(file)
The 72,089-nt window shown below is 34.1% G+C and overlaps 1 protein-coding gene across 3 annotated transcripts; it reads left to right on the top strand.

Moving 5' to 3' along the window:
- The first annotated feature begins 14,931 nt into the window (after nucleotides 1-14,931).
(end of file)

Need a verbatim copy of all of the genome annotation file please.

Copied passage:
The 72,089-nt window shown below is 34.1% G+C and overlaps 1 protein-coding gene across 3 annotated transcripts; it reads left to right on the top strand.

Moving 5' to 3' along the window:
- The first annotated feature begins 14,931 nt into the window (after nucleotides 1-14,931).